According to local informants, the barn was originally associated with 308 Redding Road. This house sat too close to the road and so was moved. The house is now associated with 309 Redding Road.
This is a 3-bay, eaves entry barn with a central cross dormer and ventilator. There is a pair of centrally located, large sliding doors that sit under the dormer, which contains a central window. Hay doors flank the lower edges of the dormer. Small square windows are located elsewhere in the building.
The oldest barns still found in the state are called the “English Barn,” “side-entry barn,” “eave entry,” or a 30 x 40. They are simple buildings with rectangular plan, pitched gable roof, and a door or doors located on one or both of the eave sides of the building based on the grain warehouses of the English colonists’ homeland. The name “30 by 40” originates from its size (in feet), which was large enough for 1 family and could service about 100 acres. The multi-purpose use of the English barn is reflected by the building’s construction in three distinct bays - one for each use. The middle bay was used for threshing, which is separating the seed from the stalk in wheat and oat by beating the stalks with a flail. The flanking bays would be for animals and hay storage.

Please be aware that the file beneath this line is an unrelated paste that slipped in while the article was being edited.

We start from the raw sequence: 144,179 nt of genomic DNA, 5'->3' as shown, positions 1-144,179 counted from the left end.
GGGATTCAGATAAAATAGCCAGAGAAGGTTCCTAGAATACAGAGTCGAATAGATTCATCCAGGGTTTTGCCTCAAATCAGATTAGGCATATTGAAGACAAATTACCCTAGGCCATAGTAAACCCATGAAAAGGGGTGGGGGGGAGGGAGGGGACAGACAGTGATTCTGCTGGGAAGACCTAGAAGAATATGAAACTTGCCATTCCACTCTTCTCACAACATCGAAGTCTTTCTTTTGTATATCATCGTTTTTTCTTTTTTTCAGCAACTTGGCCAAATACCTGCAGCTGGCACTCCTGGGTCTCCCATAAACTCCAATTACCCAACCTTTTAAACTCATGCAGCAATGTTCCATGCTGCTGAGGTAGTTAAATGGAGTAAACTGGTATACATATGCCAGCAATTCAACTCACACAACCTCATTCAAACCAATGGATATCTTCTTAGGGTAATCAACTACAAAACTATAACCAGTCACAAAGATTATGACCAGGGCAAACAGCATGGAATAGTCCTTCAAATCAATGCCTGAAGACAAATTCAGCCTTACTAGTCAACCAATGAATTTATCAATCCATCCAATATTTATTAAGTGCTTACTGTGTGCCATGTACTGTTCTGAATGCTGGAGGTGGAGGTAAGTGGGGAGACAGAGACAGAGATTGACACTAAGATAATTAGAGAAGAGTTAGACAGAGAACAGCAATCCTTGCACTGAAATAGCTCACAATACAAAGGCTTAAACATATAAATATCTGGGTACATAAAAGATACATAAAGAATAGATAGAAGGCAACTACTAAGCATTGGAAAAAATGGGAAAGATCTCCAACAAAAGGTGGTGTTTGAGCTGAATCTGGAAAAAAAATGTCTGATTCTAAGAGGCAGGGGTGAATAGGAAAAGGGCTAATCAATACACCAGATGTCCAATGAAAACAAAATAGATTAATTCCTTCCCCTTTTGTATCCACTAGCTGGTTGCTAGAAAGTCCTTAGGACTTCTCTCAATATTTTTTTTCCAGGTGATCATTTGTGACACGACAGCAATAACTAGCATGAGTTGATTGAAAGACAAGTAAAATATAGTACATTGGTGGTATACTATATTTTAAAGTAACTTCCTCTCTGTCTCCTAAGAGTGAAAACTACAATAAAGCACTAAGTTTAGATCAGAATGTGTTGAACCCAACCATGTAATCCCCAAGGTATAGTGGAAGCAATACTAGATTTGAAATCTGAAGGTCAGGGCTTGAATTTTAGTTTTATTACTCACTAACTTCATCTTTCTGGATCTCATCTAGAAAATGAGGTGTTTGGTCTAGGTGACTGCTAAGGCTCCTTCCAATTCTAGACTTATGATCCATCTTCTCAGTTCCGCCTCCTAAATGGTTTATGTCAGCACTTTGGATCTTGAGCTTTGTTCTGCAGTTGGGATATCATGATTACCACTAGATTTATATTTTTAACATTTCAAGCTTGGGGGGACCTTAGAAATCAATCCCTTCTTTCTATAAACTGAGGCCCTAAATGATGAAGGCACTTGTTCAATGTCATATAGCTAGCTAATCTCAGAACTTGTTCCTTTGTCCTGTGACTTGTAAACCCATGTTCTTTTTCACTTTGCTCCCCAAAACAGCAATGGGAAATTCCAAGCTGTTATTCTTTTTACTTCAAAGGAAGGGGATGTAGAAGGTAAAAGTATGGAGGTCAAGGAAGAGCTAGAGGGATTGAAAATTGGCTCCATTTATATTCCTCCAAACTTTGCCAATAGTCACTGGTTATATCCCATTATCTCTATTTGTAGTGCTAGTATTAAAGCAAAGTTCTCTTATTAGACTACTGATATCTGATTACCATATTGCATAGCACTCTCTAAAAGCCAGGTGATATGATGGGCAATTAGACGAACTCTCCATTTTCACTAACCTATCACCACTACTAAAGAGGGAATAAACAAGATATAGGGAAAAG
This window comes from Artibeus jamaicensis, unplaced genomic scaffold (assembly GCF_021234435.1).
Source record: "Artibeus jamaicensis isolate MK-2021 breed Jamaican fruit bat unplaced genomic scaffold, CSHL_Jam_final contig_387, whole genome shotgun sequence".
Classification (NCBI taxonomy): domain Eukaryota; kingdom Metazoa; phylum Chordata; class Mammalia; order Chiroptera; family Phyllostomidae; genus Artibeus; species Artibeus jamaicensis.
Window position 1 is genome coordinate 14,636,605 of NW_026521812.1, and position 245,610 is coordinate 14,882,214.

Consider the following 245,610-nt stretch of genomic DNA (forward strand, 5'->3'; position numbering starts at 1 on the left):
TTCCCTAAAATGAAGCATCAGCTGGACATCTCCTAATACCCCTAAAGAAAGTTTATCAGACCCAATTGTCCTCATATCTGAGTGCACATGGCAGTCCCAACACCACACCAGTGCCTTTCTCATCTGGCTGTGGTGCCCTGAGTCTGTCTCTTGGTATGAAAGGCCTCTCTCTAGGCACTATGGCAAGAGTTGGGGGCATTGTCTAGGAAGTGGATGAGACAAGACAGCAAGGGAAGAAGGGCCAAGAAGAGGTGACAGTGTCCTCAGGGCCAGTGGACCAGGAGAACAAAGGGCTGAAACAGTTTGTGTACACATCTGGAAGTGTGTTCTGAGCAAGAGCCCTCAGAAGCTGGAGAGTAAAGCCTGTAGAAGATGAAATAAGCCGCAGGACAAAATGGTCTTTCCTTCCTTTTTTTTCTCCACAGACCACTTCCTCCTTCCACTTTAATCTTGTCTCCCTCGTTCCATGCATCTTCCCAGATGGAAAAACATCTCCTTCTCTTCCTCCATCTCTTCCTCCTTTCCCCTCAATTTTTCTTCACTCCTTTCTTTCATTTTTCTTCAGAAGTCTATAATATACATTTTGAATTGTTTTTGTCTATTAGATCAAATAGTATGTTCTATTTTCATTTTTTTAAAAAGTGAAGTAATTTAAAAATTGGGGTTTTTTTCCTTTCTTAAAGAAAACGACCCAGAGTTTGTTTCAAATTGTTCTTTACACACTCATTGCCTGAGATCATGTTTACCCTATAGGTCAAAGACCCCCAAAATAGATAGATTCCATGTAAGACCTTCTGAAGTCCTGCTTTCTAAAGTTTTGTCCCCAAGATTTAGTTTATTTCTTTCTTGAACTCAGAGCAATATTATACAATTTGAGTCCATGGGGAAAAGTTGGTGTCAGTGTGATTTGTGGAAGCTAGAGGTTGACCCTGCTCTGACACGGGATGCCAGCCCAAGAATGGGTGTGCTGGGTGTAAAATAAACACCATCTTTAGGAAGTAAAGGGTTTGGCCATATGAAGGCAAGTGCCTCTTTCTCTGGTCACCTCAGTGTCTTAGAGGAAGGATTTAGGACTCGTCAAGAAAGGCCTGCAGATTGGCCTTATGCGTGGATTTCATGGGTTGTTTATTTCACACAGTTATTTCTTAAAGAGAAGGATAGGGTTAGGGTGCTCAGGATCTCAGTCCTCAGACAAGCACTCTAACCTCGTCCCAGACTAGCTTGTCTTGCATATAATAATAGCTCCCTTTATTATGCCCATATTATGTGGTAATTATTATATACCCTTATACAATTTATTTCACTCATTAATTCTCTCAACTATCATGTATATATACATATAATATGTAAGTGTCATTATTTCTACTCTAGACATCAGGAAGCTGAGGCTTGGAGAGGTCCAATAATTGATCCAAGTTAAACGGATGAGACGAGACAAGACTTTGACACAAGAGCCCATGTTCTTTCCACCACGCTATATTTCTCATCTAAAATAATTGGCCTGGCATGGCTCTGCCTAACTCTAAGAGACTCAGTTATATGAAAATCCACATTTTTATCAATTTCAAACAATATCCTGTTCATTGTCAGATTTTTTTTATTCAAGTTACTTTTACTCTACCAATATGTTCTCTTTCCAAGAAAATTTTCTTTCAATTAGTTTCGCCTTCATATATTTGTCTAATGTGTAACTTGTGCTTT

James Sexton, PhD - KY
Sexton, James, The Town of Redding Historic Outbuildings Survey, April, 2011.
Sexton, James, PhD; Survey Narrative of the Connecticut Barn, Connecticut Trust for Historic Preservation, Hamden, CT, 2005, http://www.connecticutbarns.org/history.
Visser, Thomas D.,Field Guide to New England Barns and Farm Buildings, University Press of New England, 1997, 213 pages.
Redding Assessor’s Database:
http://data.visionappraisal.com/ReddingCT/search.asp - 4/30/2011.
http://www.bing.com/maps - 4/30/2011.